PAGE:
The following editorial appeared in the Waynflete Flyer, the Upper School student newspaper.
As most people probably noticed, there was a photographer on campus on Wednesday. Presumably her pictures of class discussions, frisbee in Waynhenge, and students walking into Emery will eventually appear on the website or in the viewbook, replacing the pictures of middle schoolers who have graduated. After being photographed, I heard many people wondering about the shots’ portrayal of Waynflete. Is it really a Waynflete norm to smile while doing homework?
A day or two later, having been let out of class early, I did not rush across campus to my next class as I usually would. Instead, as I sauntered out of Emery en route to Cook-Hyde, I reflected upon my perception of Waynflete. Though I knew that hordes of students would gush forth from Emery in less than five minutes, the well-treaded path by Waynhenge was deserted. I looked at the trees separating the path from the parking lot, and remembered the community service day when my homeroom planted flowers between those trees. I crossed Storer Street carefully–attentive not primarily because of the danger of cars, but because I recalled a memorably slushy day freshman year when I ended up sprawled on the road, unhurt but soaked. I smiled as I passed the Sanctuary, thinking of an enjoyable Latin class earlier in the week during which we had worked outside.
Next time that you’re walking through the halls or across campus, think of everything here that has meaning to you. Think about what being a Waynflete student means to you–it’s different for all of us. No matter how awkward people may have felt while being photographed, we are Waynflete. Thinking about this the other day, I walked into the library during PA. The library was relatively quiet save for the sound of typing and of pages being turned. Believe it or not, several people were smiling as they worked.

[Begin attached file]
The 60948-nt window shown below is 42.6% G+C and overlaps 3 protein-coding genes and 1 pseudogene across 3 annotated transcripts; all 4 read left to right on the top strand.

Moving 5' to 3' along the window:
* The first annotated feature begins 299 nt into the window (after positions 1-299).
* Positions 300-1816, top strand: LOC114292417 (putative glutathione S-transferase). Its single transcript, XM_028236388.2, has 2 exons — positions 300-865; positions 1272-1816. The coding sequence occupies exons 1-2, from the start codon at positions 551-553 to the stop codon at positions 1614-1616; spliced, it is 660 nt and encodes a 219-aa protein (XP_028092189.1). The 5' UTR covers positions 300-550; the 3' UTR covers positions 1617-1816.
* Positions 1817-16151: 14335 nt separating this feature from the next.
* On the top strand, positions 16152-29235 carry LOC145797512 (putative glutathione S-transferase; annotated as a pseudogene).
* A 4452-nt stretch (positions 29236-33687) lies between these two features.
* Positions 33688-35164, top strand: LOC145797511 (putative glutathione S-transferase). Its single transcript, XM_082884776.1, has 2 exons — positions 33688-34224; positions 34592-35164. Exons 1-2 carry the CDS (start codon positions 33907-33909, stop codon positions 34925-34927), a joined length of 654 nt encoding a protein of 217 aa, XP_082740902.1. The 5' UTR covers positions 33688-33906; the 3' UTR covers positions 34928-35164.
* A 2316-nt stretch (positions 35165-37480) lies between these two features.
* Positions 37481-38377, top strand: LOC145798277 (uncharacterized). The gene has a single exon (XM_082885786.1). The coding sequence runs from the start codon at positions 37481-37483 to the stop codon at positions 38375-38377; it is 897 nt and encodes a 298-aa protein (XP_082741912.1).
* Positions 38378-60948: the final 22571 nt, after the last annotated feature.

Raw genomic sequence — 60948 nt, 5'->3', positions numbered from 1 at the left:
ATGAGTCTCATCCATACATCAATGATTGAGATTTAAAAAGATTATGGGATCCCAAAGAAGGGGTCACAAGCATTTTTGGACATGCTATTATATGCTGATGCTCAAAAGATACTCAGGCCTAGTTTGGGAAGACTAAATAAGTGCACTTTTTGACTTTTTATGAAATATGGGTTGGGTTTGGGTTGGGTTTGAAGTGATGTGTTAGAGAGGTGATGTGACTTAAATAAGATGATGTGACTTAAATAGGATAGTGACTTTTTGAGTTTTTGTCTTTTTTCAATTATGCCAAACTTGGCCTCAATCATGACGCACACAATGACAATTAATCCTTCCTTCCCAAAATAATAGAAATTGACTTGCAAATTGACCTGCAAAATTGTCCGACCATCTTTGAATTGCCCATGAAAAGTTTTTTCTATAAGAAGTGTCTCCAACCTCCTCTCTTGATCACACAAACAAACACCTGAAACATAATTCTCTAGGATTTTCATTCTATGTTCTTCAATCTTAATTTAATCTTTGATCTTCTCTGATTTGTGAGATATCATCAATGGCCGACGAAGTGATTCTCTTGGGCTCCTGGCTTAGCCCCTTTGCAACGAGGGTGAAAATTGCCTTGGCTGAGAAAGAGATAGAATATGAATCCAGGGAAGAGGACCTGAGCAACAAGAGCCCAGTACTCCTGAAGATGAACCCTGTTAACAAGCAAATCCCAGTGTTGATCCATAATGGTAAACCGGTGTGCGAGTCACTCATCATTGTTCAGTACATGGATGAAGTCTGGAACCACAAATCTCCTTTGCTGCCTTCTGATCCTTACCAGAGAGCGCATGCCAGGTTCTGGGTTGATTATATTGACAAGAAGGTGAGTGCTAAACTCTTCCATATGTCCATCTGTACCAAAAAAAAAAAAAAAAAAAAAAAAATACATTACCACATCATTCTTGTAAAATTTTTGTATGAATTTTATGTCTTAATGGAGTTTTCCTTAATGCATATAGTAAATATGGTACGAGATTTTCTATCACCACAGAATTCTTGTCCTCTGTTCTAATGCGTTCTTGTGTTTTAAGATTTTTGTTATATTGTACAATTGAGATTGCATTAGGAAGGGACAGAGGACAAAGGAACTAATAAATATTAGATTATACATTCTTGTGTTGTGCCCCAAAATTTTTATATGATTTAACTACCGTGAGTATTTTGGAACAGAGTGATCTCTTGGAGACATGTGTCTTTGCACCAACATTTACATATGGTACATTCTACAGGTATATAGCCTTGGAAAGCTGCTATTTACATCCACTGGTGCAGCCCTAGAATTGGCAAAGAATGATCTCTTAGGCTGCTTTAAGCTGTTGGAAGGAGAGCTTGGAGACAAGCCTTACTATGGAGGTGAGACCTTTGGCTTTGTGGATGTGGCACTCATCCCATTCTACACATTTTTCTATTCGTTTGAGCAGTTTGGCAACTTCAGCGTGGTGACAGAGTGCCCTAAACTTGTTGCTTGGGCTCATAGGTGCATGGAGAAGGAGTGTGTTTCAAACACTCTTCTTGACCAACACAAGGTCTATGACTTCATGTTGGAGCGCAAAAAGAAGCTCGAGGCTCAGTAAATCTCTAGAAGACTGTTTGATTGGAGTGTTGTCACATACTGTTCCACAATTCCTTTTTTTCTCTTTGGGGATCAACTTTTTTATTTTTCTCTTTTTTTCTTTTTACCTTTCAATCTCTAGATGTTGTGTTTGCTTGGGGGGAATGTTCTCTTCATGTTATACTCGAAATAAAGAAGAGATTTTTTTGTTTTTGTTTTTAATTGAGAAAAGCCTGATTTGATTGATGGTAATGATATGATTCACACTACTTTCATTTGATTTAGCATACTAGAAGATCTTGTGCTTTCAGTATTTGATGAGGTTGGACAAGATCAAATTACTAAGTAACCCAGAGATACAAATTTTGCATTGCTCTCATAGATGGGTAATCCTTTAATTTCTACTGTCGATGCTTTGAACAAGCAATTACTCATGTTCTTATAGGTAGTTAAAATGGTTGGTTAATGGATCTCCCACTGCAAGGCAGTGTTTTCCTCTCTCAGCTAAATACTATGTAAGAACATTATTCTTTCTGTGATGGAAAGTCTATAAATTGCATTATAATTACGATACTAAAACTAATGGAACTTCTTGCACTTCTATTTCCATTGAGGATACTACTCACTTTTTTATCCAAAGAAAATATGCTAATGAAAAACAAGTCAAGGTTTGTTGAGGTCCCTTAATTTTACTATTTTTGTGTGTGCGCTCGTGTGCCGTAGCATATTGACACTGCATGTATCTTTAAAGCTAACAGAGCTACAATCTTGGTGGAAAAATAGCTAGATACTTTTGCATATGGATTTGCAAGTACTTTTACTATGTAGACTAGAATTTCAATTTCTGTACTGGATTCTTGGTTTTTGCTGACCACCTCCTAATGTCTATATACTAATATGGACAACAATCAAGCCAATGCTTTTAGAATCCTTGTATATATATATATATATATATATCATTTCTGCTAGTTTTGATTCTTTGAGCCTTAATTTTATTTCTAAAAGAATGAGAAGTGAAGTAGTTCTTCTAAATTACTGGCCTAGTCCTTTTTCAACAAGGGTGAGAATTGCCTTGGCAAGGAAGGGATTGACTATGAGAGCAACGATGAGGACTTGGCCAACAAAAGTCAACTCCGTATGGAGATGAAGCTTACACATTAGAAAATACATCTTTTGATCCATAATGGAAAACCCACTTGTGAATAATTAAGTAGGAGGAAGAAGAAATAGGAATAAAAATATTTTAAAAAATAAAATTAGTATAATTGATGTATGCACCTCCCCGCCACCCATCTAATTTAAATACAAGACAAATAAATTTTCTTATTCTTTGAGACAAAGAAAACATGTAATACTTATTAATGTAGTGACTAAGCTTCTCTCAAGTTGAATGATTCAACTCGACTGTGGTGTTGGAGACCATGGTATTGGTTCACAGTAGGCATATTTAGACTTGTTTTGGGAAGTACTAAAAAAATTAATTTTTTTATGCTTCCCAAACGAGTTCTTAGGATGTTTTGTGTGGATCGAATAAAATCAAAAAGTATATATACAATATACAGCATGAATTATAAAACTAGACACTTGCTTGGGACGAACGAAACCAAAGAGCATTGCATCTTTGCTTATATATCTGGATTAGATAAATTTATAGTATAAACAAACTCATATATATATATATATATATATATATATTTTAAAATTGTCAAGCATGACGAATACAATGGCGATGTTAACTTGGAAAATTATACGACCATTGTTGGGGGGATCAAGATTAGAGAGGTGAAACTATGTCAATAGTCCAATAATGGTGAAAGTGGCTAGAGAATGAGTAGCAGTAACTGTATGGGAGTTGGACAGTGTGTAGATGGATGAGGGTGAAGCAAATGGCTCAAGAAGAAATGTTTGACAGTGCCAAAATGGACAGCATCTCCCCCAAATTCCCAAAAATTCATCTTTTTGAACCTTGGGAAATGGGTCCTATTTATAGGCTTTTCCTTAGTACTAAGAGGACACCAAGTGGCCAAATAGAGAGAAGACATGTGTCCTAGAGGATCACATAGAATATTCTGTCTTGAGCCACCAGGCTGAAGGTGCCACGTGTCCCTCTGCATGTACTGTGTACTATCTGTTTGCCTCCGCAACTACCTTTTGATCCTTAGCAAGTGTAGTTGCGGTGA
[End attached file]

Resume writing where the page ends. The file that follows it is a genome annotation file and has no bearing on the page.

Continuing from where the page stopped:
Besides enhancing their athletic acumen, involvement in multiple sports benefits the athletes physically as well. Single sport athletes risk developing injuries through over-training. The American Academy of Pediatrics Council on Sports Medicine and Fitness recommends two to three months off per year from any one sport in order to give the bodies of young athletes time to recover from the strains placed on them through the repetitive motions required of that sport. Another one of the benefits is increased athleticism. By playing multiple sports, athletes learn to move their bodies in more ways, and being able to move in a variety of ways makes for a better athlete. The physical pay off of playing multiple sports is no doubt another reason for the School’s continued athletic success.
In the competitive athletic world of Southern Maine, a successful defense of their title is by no means guaranteed to Leigh and her soccer teammates. But one thing is assured; the players will draw on their vast and varied athletic experience to play at their best, both as individuals and as a team. At Waynflete, multiple sports has lead to multiple benefits, for the School and for the athletes themselves.